Facebook

Subscribe to the Blackle Newsletter

Eco Search

Blackle

Weather Channel Explores Tipping Points of Climate Change

Weather Channel Explores Tipping Points of Climate Change

Image source: bernice-notenboom.nl

We all know there’s a big issue for our planet with the connections between carbon emissions and climate change, but unfortunately, until it really hits us where we live, we may not pay too close attention to it.

But even if climate change isn’t directly affecting our lives right now in our neighborhoods, there are places on Earth that are in a near-crisis state due to the effects of climate change. In order to call attention to those places, and how it can affect lives and livelihoods, the Weather Channel is launching a new TV series, called Tipping Points, that explores those areas.

“The phenomena of “tipping points” follows the concept that, at a particular moment in time, a small change can have a large, long-term consequence on a fragile climate system already in a state of flux. Tipping Points will feature several of the most critical examples, including the collapse of the Greenland ice sheet, total melting of the Himalayan icecap glaciers, dieback of the Amazon rainforest, shutdown of the Atlantic thermohaline circulation, and the rapid melt of the Permafrost in Siberia. The show will explore how changes in any of these remote locations could reach far beyond their borders and ultimately impact people all over the world.”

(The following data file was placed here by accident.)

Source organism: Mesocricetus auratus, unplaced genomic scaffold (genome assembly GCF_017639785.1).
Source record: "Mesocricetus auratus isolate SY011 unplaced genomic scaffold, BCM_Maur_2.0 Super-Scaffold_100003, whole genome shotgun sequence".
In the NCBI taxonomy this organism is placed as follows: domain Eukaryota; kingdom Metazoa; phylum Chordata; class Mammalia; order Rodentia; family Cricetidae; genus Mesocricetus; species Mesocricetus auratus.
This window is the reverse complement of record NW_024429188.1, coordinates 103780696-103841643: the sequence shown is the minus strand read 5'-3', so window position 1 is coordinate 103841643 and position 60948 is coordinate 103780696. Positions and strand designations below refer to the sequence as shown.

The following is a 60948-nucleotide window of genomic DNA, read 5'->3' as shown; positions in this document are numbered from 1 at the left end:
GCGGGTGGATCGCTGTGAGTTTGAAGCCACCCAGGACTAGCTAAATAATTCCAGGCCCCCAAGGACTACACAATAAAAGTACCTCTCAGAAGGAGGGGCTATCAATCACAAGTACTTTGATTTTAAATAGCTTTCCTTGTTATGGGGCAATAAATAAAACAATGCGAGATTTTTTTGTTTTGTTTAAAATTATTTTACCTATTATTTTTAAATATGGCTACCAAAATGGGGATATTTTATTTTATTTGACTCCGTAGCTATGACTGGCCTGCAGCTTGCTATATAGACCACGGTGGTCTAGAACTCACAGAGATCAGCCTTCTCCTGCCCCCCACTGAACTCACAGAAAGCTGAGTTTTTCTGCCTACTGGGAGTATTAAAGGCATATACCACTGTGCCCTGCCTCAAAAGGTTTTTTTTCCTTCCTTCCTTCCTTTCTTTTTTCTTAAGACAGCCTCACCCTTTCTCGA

Tipping Points is hosted by Bernice Notenboom, polar explorer and climate journalist, and will feature other notable environmental scientists, such as Torben Christensen, Peter Cox, Dorthe Dahl-Jensen, Matthew England, James Hansen, Tim Lenton, Yadvinder Malhi, Konrad Steffen, Katey Walker, Jay Zwally, and more.

The new show will premiere on the Weather Channel on Saturday, October 19th, at 9 pm (ET), so set yourself a reminder and tune in to get a glimpse at what can happen if some of those critical areas on Earth reach and cross the tipping point.

If you read this far, we assume you found this post interesting. Please help Blackle Mag thrive by sharing it using the social media buttons below.

What did you think of this post? Let us know in the comments below.

Visit out sister site blackle.com
© 2017 Heap Media | Privacy Policy & Terms